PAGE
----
November 24, 2020
We like to think of a neighborhood as a safe place to call home. While it usually is, bad things can occur in the most unsuspicious places. It’s difficult to be too prepared for break-ins and property theft. By request, we present to you a list of suspicious neighborhood activity tips in case—heaven forbid—something does occur a little too close to home.
The most important step to protecting your neighborhood is forming a neighborhood watch. All it takes is finding a group of concerned neighbors that are committed to keeping your neighborhood safe. Once you have formed a group, you will need to determine the area to protect. Obviously, your neighborhood is the main concern, but determining how far your protection will reach is important.
Next, you will want to contact your local sheriff’s office. The police need to be informed of your plans to conduct a neighborhood watch and they can offer initial assistance. It’s important to work hand-in-hand with your local law enforcement to avoid being mistaken for criminals yourselves! Possibly the most difficult part of maintaining a successful neighborhood watch is maintaining interest among the members. A vast majority of neighborhood watches dissolve after a short period of time. Try holding weekly meetings or fun activities for members to stay interested.
While having a neighborhood watch is crucial to maintaining a safe neighborhood, it’s just as important to be able to recognize suspicious activity.
Screaming: Obviously, screaming is a very concerning noise to hear. Usually neighborhood watch works exclusively at night, so any screaming heard is probably bad. Continuous screaming usually means someone is hurt or in danger.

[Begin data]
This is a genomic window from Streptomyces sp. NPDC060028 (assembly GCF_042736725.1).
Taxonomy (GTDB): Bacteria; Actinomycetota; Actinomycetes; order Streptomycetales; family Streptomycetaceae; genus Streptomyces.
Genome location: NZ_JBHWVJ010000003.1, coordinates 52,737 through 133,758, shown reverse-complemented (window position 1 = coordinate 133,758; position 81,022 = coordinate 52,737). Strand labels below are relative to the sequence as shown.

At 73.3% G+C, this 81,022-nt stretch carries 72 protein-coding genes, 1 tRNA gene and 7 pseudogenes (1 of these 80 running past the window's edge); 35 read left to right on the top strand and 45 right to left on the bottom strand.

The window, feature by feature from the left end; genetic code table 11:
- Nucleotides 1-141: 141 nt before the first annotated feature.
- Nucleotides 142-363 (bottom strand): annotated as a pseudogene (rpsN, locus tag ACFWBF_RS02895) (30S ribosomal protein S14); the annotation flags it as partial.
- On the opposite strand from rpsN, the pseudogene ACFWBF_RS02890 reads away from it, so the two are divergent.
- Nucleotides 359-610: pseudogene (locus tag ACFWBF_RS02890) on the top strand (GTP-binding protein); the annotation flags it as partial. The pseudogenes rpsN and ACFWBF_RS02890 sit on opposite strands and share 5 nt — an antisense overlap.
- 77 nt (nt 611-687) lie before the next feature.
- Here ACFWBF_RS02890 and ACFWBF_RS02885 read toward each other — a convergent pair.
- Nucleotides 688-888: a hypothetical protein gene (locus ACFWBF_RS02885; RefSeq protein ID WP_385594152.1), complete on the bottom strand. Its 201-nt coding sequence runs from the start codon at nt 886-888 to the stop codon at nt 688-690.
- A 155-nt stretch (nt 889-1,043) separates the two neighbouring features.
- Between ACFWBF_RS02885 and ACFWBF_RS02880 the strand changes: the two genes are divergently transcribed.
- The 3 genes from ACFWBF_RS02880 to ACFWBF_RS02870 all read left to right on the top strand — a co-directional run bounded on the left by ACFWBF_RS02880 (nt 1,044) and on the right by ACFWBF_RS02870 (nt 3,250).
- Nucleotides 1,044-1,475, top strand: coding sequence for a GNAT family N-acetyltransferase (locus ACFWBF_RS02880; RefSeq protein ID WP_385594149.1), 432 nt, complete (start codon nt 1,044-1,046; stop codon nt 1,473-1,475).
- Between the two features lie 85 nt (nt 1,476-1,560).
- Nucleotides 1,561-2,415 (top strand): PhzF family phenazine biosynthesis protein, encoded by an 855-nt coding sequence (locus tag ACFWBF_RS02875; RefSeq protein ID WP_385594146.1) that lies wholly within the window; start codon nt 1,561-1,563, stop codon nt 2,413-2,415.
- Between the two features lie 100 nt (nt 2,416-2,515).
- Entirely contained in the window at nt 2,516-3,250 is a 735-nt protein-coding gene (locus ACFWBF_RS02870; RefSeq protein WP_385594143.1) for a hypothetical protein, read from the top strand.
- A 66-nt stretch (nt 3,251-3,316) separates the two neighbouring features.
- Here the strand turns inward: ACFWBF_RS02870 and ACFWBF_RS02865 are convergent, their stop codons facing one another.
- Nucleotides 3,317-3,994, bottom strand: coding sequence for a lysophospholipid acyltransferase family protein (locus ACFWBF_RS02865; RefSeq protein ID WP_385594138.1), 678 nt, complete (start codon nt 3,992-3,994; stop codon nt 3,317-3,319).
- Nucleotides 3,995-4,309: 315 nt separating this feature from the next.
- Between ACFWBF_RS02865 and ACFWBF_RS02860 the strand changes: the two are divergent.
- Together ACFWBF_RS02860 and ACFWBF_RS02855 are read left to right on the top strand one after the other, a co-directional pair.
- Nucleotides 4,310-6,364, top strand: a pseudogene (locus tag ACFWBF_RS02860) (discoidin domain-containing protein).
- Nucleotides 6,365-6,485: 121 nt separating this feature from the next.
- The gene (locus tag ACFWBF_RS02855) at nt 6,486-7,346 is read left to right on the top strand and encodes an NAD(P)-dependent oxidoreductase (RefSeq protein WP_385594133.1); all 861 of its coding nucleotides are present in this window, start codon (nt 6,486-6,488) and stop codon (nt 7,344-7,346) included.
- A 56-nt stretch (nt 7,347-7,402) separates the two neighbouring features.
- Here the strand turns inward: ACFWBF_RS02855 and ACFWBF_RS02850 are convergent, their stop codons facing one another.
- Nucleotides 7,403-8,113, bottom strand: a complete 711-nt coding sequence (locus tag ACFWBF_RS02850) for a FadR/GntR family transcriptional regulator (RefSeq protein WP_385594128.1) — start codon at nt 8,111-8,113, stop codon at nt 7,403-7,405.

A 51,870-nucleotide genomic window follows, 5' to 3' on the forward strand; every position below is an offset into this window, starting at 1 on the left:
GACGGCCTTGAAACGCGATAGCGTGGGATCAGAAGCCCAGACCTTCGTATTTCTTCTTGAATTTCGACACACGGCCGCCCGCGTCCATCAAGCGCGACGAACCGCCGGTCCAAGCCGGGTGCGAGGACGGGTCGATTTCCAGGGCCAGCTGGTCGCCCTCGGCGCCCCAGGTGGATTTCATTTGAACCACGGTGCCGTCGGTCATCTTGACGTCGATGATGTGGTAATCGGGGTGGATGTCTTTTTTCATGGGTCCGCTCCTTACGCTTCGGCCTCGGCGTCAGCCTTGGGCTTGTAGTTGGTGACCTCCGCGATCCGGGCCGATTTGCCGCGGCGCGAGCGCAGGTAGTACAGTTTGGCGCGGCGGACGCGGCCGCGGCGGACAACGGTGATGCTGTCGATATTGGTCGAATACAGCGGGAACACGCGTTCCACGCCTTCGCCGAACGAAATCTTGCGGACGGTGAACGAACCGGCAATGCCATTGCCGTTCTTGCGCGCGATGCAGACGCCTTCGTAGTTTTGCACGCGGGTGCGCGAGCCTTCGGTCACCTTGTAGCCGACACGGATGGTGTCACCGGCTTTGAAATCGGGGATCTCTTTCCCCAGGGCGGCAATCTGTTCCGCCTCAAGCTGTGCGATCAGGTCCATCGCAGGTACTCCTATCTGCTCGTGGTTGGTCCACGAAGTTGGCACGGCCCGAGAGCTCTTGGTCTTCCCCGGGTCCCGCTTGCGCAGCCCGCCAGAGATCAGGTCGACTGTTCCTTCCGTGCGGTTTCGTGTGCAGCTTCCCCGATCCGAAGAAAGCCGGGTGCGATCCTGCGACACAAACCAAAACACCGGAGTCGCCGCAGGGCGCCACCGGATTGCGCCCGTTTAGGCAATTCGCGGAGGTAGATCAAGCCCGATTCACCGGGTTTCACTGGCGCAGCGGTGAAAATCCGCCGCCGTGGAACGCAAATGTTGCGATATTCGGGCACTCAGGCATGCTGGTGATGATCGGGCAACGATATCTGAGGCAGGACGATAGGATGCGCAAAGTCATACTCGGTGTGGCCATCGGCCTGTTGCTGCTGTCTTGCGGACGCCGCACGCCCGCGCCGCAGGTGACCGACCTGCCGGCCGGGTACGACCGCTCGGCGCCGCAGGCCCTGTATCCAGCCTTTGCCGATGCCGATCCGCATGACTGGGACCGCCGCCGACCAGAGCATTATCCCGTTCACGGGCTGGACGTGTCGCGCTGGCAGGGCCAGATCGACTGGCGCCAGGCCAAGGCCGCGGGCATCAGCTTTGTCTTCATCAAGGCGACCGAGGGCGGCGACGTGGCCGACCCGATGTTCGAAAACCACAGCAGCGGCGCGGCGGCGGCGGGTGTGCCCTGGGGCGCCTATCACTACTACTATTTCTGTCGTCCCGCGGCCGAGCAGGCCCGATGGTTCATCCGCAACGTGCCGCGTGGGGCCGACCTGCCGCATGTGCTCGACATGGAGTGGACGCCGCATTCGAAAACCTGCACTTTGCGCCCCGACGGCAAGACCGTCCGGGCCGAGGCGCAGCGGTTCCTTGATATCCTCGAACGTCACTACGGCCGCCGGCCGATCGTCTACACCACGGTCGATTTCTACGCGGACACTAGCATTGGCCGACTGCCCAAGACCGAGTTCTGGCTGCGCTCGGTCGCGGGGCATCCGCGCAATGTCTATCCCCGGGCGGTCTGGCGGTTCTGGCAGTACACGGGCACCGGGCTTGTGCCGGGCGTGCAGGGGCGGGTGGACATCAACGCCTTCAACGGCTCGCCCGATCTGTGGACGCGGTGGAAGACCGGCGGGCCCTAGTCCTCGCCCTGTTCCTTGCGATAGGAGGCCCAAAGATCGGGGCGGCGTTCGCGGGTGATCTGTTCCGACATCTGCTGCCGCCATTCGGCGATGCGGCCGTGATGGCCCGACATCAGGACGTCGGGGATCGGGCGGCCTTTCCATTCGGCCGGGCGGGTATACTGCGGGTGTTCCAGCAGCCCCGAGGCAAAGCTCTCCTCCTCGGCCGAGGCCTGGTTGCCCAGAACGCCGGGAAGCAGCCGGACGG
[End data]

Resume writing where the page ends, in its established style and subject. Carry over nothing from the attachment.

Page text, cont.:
Alarm: Any alarm heard should treated as a real alarm and not a false alarm. Fire, burglar, car, or any alarm heard should result in contacting the police to investigate. It’s always better to be safe than sorry, and it could result in saving someone’s life.
Breaking Glass: Like screaming, breaking glass is almost certainly a sign of trouble. Breaking glass is most likely someone attempting to break into a home or even a car and should result in immediately contacting the police.
Sounds of an Attack: Screaming isn’t the only sound you’ll hear during an attack. You could hear what appears to be someone being hit, beaten or even knocked around by another without any screams. If you hear a gunshot—or any sound that even resembles a gunshot—you should immediately report it to the police.
Loitering: People loitering outside of a house or business—especially if a business is closed or house is unoccupied—can be a potential threat. Also keep a watchful eye if a person is loitering around a parked car of any schools, parks or secluded areas.
Fake Delivery or Salesperson: It’s not uncommon for a potential burglar to pose as a delivery or salesperson to gain access to a home. If these impostors can get a closer look at the home, they plan on targeting next, it could make their job easier. Ask your neighbor if they were expecting a delivery just to be safe.
Running: It should be apparent who is running for exercise and who is running from a crime scene. It might be worth prying if you see someone running in the dark, while non-traditional exercise clothing, carrying an object, looking over their shoulder, or shouting.
While protecting your neighborhood is an important and noble thing, protecting your own home should be your first concern. If you are interested in a professionally monitored home security company with 20+ years of experience protecting hundreds of thousands of homes, contact Brinks Home™ for a free quote.
Lauren Slade is a Dallas-based writer and editor.
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